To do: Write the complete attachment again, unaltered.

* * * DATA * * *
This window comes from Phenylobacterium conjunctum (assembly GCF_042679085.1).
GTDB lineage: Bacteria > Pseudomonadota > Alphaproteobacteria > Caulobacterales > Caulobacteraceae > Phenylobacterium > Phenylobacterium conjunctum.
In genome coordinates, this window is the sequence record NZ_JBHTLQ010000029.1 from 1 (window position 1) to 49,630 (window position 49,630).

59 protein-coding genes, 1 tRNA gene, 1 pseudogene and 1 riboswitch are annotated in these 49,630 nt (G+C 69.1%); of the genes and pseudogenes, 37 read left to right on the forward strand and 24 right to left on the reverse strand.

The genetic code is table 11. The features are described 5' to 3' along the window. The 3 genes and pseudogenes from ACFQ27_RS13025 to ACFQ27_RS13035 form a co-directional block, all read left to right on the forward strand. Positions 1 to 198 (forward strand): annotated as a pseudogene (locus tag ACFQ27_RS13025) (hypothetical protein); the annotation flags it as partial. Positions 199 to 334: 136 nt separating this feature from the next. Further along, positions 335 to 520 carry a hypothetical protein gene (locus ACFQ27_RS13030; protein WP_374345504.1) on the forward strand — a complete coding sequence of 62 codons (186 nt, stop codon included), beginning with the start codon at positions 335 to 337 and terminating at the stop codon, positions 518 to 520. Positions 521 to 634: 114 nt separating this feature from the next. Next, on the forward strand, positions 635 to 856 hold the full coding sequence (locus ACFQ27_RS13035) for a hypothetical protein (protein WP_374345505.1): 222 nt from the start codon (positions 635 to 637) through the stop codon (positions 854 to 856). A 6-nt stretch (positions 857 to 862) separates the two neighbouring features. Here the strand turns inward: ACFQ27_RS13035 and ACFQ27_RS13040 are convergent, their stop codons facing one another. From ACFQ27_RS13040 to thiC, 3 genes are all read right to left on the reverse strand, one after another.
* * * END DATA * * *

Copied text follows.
This window comes from Phenylobacterium conjunctum (assembly GCF_042679085.1).
GTDB lineage: Bacteria > Pseudomonadota > Alphaproteobacteria > Caulobacterales > Caulobacteraceae > Phenylobacterium > Phenylobacterium conjunctum.
In genome coordinates, this window is the sequence record NZ_JBHTLQ010000029.1 from 1 (window position 1) to 49,630 (window position 49,630).

59 protein-coding genes, 1 tRNA gene, 1 pseudogene and 1 riboswitch are annotated in these 49,630 nt (G+C 69.1%); of the genes and pseudogenes, 37 read left to right on the forward strand and 24 right to left on the reverse strand.

The genetic code is table 11. The features are described 5' to 3' along the window. The 3 genes and pseudogenes from ACFQ27_RS13025 to ACFQ27_RS13035 form a co-directional block, all read left to right on the forward strand. Positions 1 to 198 (forward strand): annotated as a pseudogene (locus tag ACFQ27_RS13025) (hypothetical protein); the annotation flags it as partial. Positions 199 to 334: 136 nt separating this feature from the next. Further along, positions 335 to 520 carry a hypothetical protein gene (locus ACFQ27_RS13030; protein WP_374345504.1) on the forward strand — a complete coding sequence of 62 codons (186 nt, stop codon included), beginning with the start codon at positions 335 to 337 and terminating at the stop codon, positions 518 to 520. Positions 521 to 634: 114 nt separating this feature from the next. Next, on the forward strand, positions 635 to 856 hold the full coding sequence (locus ACFQ27_RS13035) for a hypothetical protein (protein WP_374345505.1): 222 nt from the start codon (positions 635 to 637) through the stop codon (positions 854 to 856). A 6-nt stretch (positions 857 to 862) separates the two neighbouring features. Here the strand turns inward: ACFQ27_RS13035 and ACFQ27_RS13040 are convergent, their stop codons facing one another. From ACFQ27_RS13040 to thiC, 3 genes are all read right to left on the reverse strand, one after another.